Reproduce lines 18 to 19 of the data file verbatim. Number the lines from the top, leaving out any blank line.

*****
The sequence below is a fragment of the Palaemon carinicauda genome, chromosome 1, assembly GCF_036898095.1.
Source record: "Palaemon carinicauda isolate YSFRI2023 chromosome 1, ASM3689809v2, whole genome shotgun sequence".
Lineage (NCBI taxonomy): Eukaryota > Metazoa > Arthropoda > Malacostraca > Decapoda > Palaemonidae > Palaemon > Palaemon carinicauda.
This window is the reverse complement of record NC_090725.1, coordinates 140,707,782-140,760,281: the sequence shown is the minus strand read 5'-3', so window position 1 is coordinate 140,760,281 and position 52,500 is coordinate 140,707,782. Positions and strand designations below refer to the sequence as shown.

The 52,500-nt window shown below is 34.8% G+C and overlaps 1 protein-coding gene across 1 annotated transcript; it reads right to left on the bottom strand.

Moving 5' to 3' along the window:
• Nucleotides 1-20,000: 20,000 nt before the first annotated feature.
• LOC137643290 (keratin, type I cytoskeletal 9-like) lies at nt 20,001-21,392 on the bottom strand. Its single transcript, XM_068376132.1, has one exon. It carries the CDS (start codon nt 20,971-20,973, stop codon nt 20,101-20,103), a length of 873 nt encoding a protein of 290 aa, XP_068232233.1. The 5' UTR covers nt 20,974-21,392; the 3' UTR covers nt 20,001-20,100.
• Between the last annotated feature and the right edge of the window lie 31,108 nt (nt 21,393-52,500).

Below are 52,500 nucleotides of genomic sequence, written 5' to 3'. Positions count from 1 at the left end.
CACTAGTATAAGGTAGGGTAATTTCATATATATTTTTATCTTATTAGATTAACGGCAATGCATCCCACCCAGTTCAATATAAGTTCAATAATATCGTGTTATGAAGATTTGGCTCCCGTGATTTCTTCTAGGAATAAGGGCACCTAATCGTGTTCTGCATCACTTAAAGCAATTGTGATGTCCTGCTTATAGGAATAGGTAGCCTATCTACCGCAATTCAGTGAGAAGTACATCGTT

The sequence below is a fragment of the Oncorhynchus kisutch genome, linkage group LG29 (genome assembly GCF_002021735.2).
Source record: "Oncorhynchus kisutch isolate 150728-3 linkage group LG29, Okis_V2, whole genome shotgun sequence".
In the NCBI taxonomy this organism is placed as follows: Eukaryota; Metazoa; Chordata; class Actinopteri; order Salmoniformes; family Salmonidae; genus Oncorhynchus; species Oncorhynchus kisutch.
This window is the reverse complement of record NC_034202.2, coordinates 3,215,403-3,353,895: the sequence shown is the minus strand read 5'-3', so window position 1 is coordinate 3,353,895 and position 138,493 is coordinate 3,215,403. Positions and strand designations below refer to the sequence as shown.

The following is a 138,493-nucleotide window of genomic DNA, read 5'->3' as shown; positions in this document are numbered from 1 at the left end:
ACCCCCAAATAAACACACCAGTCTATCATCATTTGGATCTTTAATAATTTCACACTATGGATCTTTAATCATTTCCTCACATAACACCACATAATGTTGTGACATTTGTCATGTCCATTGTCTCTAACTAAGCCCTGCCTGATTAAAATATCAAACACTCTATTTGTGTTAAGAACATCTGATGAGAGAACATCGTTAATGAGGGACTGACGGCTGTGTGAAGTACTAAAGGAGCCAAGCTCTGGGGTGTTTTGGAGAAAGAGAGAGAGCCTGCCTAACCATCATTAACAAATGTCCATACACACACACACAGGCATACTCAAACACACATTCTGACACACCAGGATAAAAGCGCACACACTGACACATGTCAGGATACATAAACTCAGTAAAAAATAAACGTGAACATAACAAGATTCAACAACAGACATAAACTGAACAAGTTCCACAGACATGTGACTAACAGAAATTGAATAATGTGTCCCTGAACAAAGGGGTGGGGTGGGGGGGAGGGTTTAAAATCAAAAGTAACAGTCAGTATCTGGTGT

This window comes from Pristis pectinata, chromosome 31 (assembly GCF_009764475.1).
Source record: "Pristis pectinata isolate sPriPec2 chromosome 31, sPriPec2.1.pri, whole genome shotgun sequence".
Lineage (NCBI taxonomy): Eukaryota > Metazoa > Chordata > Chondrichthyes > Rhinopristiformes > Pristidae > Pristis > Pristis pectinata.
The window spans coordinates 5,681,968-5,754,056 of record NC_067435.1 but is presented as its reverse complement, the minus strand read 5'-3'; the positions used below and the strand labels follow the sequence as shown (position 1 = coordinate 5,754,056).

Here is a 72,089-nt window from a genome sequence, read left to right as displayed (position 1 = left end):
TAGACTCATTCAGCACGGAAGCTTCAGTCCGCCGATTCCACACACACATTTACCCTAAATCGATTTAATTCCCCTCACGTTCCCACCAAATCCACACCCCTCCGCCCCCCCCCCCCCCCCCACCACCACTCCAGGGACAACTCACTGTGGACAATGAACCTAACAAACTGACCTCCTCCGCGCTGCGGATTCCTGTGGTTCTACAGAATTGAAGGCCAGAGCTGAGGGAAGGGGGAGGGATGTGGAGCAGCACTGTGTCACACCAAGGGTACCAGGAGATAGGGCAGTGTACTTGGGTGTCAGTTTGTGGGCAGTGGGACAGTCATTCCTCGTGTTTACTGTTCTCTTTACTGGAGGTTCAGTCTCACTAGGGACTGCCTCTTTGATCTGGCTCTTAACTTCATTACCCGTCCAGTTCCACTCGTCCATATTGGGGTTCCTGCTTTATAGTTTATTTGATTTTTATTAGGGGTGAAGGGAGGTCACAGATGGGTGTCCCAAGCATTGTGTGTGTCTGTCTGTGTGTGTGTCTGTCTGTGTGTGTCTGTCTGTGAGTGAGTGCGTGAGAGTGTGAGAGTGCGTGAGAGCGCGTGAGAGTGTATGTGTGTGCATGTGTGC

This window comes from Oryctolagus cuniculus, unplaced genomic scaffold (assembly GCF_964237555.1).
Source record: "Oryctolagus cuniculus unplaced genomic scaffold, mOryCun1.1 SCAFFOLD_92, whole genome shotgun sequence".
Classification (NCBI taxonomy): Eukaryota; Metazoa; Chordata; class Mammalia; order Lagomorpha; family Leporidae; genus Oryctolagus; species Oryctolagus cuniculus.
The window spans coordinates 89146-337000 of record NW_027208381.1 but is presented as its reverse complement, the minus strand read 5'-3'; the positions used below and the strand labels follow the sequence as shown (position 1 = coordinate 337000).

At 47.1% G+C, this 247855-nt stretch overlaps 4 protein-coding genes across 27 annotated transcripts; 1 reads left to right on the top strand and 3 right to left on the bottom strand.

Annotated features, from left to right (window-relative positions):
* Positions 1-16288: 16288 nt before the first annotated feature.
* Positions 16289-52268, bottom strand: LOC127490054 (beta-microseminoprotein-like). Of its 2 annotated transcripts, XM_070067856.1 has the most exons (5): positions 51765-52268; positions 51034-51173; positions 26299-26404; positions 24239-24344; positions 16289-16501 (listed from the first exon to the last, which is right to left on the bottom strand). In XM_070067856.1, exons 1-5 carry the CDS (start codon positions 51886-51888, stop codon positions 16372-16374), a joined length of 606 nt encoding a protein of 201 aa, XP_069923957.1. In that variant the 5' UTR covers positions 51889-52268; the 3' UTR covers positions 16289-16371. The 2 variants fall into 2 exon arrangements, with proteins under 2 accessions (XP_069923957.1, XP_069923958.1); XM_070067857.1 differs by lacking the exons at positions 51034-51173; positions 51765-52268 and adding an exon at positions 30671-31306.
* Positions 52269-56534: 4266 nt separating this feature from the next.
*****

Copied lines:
This window comes from Pristis pectinata, chromosome 31 (assembly GCF_009764475.1).
Source record: "Pristis pectinata isolate sPriPec2 chromosome 31, sPriPec2.1.pri, whole genome shotgun sequence".